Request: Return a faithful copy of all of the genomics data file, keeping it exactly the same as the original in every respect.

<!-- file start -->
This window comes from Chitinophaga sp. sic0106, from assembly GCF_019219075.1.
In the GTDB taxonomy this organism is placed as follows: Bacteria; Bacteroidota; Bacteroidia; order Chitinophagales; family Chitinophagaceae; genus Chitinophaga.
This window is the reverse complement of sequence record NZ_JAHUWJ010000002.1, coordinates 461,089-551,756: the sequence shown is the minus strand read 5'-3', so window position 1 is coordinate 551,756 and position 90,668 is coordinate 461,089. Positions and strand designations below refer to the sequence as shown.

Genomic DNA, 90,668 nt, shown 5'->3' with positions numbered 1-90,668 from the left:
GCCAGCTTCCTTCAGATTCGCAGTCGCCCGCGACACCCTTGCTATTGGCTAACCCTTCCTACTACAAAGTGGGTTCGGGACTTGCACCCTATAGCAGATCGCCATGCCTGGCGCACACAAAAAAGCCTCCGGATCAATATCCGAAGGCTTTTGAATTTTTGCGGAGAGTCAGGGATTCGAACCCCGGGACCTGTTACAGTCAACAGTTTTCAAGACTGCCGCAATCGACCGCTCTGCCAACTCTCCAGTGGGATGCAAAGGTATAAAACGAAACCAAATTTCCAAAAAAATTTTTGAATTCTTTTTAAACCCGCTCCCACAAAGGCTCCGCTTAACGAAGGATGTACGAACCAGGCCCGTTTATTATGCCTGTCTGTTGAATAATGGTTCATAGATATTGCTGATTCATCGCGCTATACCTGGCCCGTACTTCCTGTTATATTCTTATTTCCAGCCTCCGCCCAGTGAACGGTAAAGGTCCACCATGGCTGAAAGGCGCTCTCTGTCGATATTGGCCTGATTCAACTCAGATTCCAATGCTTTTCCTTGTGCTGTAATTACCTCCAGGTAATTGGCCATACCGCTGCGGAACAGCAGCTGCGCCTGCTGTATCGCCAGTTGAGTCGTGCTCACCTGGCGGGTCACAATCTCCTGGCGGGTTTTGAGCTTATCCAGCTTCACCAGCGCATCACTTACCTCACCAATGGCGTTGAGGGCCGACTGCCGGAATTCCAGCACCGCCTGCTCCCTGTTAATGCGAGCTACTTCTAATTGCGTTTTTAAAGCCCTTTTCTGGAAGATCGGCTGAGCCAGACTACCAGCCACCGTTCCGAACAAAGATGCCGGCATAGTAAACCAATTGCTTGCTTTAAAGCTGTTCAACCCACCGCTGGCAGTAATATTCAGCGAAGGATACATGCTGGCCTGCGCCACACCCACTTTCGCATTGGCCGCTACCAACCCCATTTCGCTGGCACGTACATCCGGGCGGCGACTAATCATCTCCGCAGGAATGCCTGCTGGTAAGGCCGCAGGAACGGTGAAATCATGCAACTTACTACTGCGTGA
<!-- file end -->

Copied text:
This window comes from Chitinophaga sp. sic0106, from assembly GCF_019219075.1.
In the GTDB taxonomy this organism is placed as follows: Bacteria; Bacteroidota; Bacteroidia; order Chitinophagales; family Chitinophagaceae; genus Chitinophaga.
This window is the reverse complement of sequence record NZ_JAHUWJ010000002.1, coordinates 461,089-551,756: the sequence shown is the minus strand read 5'-3', so window position 1 is coordinate 551,756 and position 90,668 is coordinate 461,089. Positions and strand designations below refer to the sequence as shown.

Genomic DNA, 90,668 nt, shown 5'->3' with positions numbered 1-90,668 from the left:
GCCAGCTTCCTTCAGATTCGCAGTCGCCCGCGACACCCTTGCTATTGGCTAACCCTTCCTACTACAAAGTGGGTTCGGGACTTGCACCCTATAGCAGATCGCCATGCCTGGCGCACACAAAAAAGCCTCCGGATCAATATCCGAAGGCTTTTGAATTTTTGCGGAGAGTCAGGGATTCGAACCCCGGGACCTGTTACAGTCAACAGTTTTCAAGACTGCCGCAATCGACCGCTCTGCCAACTCTCCAGTGGGATGCAAAGGTATAAAACGAAACCAAATTTCCAAAAAAATTTTTGAATTCTTTTTAAACCCGCTCCCACAAAGGCTCCGCTTAACGAAGGATGTACGAACCAGGCCCGTTTATTATGCCTGTCTGTTGAATAATGGTTCATAGATATTGCTGATTCATCGCGCTATACCTGGCCCGTACTTCCTGTTATATTCTTATTTCCAGCCTCCGCCCAGTGAACGGTAAAGGTCCACCATGGCTGAAAGGCGCTCTCTGTCGATATTGGCCTGATTCAACTCAGATTCCAATGCTTTTCCTTGTGCTGTAATTACCTCCAGGTAATTGGCCATACCGCTGCGGAACAGCAGCTGCGCCTGCTGTATCGCCAGTTGAGTCGTGCTCACCTGGCGGGTCACAATCTCCTGGCGGGTTTTGAGCTTATCCAGCTTCACCAGCGCATCACTTACCTCACCAATGGCGTTGAGGGCCGACTGCCGGAATTCCAGCACCGCCTGCTCCCTGTTAATGCGAGCTACTTCTAATTGCGTTTTTAAAGCCCTTTTCTGGAAGATCGGCTGAGCCAGACTACCAGCCACCGTTCCGAACAAAGATGCCGGCATAGTAAACCAATTGCTTGCTTTAAAGCTGTTCAACCCACCGCTGGCAGTAATATTCAGCGAAGGATACATGCTGGCCTGCGCCACACCCACTTTCGCATTGGCCGCTACCAACCCCATTTCGCTGGCACGTACATCCGGGCGGCGACTAATCATCTCCGCAGGAATGCCTGCTGGTAAGGCCGCAGGAACGGTGAAATCATGCAACTTACTACTGCGTGA